Raw, adjective: 8. brutally harsh or unfair: a raw deal


Nothing sets my heart aflutter like a little smart talk about radical theology and American capitalism. Here's a gem from David Loy, who cites Michael Stone's recent call for change in Shambhala Sun.

We've seen a lot of strong (and not-so-strong) commentary on the Occupy Wall Street movement, but this is one of the pieces that has really stuck out for me. It's a sharp blend of political understanding, theologically-motivated activism, and self-awareness. Here are a few tidbits from my highlight reel:
We should appreciate the general, unfocused dissatisfaction that so many people feel, because it reflects a general, unfocused realization that the roots of the crisis are very deep and require a more radical (literally, “going to the root”) transformation.

Wall Street is the most concentrated and visible part of a much larger nightmare: the collective delusion that our present economic system – globalizing, consumerist, corporate capitalism – is not only the best possible system but the only viable one. As Margaret Thatcher famously put it, “There is no alternative.” The events of the last few years have undermined that confidence. The events of the past few weeks are a response to the widespread realization that our economic system is rigged to benefit the wealthy (the “1%”) at the expense of the middle class (shrinking fast) and the poor (increasing fast). And, of course, at the expense of many ecosystems, which will have enormous consequences for the lives of our grandchildren and their children. What we are waking up to is the fact that this unfair system is breaking down, and that it should break down, in order for better alternatives to develop. ....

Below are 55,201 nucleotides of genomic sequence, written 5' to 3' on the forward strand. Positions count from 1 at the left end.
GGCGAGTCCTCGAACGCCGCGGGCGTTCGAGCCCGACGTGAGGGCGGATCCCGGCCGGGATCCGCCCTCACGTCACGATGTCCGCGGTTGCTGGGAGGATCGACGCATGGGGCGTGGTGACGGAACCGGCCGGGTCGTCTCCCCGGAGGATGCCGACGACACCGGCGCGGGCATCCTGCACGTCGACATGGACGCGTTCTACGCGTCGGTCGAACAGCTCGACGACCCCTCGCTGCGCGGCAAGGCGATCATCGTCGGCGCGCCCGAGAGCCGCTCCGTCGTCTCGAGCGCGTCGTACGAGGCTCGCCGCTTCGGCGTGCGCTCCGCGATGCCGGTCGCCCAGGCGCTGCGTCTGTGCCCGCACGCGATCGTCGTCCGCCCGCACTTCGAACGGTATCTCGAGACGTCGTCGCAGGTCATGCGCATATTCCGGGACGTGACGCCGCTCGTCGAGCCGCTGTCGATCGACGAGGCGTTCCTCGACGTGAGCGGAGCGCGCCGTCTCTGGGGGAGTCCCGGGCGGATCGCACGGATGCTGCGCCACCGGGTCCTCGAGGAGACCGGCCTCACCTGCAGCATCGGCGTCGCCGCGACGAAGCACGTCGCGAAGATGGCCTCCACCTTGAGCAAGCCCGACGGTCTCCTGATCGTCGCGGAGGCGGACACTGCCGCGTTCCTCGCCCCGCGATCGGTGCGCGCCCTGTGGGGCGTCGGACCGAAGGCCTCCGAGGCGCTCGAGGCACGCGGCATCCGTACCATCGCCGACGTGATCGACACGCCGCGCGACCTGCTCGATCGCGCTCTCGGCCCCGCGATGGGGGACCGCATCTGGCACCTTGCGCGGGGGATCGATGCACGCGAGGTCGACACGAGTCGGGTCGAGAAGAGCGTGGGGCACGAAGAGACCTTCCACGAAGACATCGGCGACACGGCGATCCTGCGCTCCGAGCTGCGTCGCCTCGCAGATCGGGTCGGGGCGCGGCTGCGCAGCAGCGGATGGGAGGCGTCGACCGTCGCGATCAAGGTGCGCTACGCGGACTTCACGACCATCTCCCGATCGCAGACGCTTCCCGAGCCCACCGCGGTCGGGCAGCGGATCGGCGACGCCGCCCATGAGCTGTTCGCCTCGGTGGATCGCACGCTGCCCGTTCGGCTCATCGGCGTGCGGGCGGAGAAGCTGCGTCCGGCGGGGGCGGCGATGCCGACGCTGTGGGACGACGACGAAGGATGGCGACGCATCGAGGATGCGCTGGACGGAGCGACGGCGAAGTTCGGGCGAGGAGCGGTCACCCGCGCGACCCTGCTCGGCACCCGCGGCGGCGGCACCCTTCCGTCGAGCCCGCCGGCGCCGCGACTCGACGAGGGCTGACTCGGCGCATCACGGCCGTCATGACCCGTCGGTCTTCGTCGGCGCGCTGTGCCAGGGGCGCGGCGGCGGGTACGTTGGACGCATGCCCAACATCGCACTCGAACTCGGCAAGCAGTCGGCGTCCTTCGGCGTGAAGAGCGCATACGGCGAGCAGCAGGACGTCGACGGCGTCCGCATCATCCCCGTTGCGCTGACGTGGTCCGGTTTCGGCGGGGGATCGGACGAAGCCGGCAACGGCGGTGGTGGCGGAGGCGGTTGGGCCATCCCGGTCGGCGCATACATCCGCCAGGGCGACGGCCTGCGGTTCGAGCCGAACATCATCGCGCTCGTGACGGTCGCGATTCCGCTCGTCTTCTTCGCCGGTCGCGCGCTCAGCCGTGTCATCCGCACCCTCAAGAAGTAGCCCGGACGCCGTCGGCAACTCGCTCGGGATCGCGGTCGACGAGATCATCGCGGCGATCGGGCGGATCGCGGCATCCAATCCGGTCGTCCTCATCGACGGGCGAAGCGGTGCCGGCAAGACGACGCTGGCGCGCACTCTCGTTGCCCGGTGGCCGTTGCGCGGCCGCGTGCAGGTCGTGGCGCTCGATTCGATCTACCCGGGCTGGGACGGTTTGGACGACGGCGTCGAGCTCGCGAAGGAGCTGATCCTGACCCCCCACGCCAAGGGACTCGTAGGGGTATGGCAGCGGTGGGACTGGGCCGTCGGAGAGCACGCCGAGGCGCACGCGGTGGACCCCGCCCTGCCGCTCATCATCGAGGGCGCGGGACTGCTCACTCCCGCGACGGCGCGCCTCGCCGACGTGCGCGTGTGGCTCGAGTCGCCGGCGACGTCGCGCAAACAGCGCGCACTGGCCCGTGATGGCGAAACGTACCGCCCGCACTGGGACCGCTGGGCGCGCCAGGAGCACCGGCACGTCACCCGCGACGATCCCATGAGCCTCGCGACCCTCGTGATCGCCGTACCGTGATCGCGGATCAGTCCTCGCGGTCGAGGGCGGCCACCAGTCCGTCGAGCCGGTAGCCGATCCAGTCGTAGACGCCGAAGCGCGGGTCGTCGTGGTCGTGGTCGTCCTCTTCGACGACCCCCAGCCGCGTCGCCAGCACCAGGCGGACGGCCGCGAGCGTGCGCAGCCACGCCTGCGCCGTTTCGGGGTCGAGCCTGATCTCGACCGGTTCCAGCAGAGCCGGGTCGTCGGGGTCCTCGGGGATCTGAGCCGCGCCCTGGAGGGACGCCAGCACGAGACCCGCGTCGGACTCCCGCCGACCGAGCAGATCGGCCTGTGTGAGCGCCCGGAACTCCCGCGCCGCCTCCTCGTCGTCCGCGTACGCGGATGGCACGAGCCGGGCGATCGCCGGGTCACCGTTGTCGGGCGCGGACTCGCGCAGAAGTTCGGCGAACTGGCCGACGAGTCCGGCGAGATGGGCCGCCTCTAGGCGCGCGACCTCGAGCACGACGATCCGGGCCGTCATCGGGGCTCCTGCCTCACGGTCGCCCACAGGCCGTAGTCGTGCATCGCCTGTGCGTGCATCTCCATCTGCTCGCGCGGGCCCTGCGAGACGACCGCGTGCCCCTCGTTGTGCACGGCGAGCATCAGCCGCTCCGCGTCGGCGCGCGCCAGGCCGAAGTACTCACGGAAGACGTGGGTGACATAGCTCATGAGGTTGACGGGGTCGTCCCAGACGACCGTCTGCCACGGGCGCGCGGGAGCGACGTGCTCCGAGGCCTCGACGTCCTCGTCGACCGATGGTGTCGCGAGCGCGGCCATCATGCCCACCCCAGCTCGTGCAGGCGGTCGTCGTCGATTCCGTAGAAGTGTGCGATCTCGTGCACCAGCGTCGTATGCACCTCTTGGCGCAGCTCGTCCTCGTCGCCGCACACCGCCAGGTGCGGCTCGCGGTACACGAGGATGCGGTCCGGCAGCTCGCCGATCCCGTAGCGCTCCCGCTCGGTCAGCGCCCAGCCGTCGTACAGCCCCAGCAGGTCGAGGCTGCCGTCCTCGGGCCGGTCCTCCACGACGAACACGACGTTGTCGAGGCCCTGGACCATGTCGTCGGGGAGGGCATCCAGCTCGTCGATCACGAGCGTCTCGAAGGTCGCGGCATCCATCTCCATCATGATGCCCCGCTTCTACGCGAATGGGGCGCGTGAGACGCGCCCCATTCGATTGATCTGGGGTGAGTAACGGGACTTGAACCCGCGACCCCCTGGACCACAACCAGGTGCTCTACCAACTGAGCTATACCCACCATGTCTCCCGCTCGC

Most importantly, a corporation cannot love. Love is realizing our interconnectedness with others and living our concern for their well-being. Love is not an emotion but an engagement with others that includes responsibility for them, a responsibility that transcends our individual self-interest. Corporations cannot experience such love or act according to it. Any CEOs who try to subordinate their company’s profitability to their love for the world will lose their position, for they are not fulfilling their primary – that is, financial — responsibility to its owners, the shareholders.

Buddhist enlightenment includes realizing that my sense of being a self separate from the world is a delusion that causes suffering on both sides. To realize that I am the world – that “I” am one of the many ways the world manifests – is the cognitive side of the love that an awakened person feels for the world and its creatures. The realization (wisdom) and the love (compassion) are two sides of the same coin, which is why Buddhist teachers so often emphasize that genuine awakening is accompanied by spontaneous concern for all other sentient beings.
Love. That's the bottom line. Yes.

Waking Up From the Nightmare: Buddhist Reflections on Occupy Wall Street (Shambhala Sun)

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